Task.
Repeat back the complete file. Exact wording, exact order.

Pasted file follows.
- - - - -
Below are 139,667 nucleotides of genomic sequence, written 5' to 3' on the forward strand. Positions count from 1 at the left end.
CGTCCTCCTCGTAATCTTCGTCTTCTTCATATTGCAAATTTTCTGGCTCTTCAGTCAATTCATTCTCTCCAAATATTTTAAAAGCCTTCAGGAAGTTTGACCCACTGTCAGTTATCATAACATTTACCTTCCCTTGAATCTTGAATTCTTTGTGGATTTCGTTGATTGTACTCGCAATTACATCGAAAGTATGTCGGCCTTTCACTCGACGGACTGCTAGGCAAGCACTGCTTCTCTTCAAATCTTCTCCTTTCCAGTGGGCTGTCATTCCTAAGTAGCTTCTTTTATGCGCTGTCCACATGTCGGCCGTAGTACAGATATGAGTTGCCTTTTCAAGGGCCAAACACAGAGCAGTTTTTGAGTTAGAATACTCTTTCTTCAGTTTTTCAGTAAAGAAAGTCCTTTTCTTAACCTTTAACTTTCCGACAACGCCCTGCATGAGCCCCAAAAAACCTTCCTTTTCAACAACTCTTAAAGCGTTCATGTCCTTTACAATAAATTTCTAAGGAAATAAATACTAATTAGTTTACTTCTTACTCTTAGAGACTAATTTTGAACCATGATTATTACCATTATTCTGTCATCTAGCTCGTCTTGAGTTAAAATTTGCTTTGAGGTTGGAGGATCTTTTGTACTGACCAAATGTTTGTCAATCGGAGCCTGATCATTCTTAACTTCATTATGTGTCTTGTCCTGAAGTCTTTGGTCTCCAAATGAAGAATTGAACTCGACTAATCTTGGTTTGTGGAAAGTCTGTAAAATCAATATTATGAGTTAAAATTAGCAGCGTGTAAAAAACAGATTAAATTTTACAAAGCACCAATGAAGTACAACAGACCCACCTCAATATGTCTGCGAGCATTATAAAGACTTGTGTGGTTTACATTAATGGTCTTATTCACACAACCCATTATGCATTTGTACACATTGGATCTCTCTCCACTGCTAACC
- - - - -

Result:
Below are 139,667 nucleotides of genomic sequence, written 5' to 3' on the forward strand. Positions count from 1 at the left end.
CGTCCTCCTCGTAATCTTCGTCTTCTTCATATTGCAAATTTTCTGGCTCTTCAGTCAATTCATTCTCTCCAAATATTTTAAAAGCCTTCAGGAAGTTTGACCCACTGTCAGTTATCATAACATTTACCTTCCCTTGAATCTTGAATTCTTTGTGGATTTCGTTGATTGTACTCGCAATTACATCGAAAGTATGTCGGCCTTTCACTCGACGGACTGCTAGGCAAGCACTGCTTCTCTTCAAATCTTCTCCTTTCCAGTGGGCTGTCATTCCTAAGTAGCTTCTTTTATGCGCTGTCCACATGTCGGCCGTAGTACAGATATGAGTTGCCTTTTCAAGGGCCAAACACAGAGCAGTTTTTGAGTTAGAATACTCTTTCTTCAGTTTTTCAGTAAAGAAAGTCCTTTTCTTAACCTTTAACTTTCCGACAACGCCCTGCATGAGCCCCAAAAAACCTTCCTTTTCAACAACTCTTAAAGCGTTCATGTCCTTTACAATAAATTTCTAAGGAAATAAATACTAATTAGTTTACTTCTTACTCTTAGAGACTAATTTTGAACCATGATTATTACCATTATTCTGTCATCTAGCTCGTCTTGAGTTAAAATTTGCTTTGAGGTTGGAGGATCTTTTGTACTGACCAAATGTTTGTCAATCGGAGCCTGATCATTCTTAACTTCATTATGTGTCTTGTCCTGAAGTCTTTGGTCTCCAAATGAAGAATTGAACTCGACTAATCTTGGTTTGTGGAAAGTCTGTAAAATCAATATTATGAGTTAAAATTAGCAGCGTGTAAAAAACAGATTAAATTTTACAAAGCACCAATGAAGTACAACAGACCCACCTCAATATGTCTGCGAGCATTATAAAGACTTGTGTGGTTTACATTAATGGTCTTATTCACACAACCCATTATGCATTTGTACACATTGGATCTCTCTCCACTGCTAACC